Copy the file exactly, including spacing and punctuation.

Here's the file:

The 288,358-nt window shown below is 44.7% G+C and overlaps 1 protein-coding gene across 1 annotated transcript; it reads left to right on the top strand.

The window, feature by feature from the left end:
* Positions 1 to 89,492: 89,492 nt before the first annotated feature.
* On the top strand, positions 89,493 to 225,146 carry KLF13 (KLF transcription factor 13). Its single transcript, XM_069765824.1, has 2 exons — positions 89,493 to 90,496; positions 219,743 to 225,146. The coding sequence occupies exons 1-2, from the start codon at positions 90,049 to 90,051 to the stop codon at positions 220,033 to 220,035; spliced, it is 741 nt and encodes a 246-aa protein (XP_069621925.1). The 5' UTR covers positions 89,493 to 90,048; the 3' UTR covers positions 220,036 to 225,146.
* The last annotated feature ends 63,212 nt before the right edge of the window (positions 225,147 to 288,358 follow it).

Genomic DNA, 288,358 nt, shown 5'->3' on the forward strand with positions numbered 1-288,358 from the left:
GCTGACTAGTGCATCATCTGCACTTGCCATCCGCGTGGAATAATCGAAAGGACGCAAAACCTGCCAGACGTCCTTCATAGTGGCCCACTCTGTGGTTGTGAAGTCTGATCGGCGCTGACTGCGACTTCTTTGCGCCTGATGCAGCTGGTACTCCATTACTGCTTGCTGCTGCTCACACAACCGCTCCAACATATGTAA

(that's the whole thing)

The 288,358-nt window shown below is 44.7% G+C and overlaps 1 protein-coding gene across 1 annotated transcript; it reads left to right on the top strand.

The window, feature by feature from the left end:
* Positions 1 to 89,492: 89,492 nt before the first annotated feature.
* On the top strand, positions 89,493 to 225,146 carry KLF13 (KLF transcription factor 13). Its single transcript, XM_069765824.1, has 2 exons — positions 89,493 to 90,496; positions 219,743 to 225,146. The coding sequence occupies exons 1-2, from the start codon at positions 90,049 to 90,051 to the stop codon at positions 220,033 to 220,035; spliced, it is 741 nt and encodes a 246-aa protein (XP_069621925.1). The 5' UTR covers positions 89,493 to 90,048; the 3' UTR covers positions 220,036 to 225,146.
* The last annotated feature ends 63,212 nt before the right edge of the window (positions 225,147 to 288,358 follow it).

Genomic DNA, 288,358 nt, shown 5'->3' on the forward strand with positions numbered 1-288,358 from the left:
GCTGACTAGTGCATCATCTGCACTTGCCATCCGCGTGGAATAATCGAAAGGACGCAAAACCTGCCAGACGTCCTTCATAGTGGCCCACTCTGTGGTTGTGAAGTCTGATCGGCGCTGACTGCGACTTCTTTGCGCCTGATGCAGCTGGTACTCCATTACTGCTTGCTGCTGCTCACACAACCGCTCCAACATATGTAA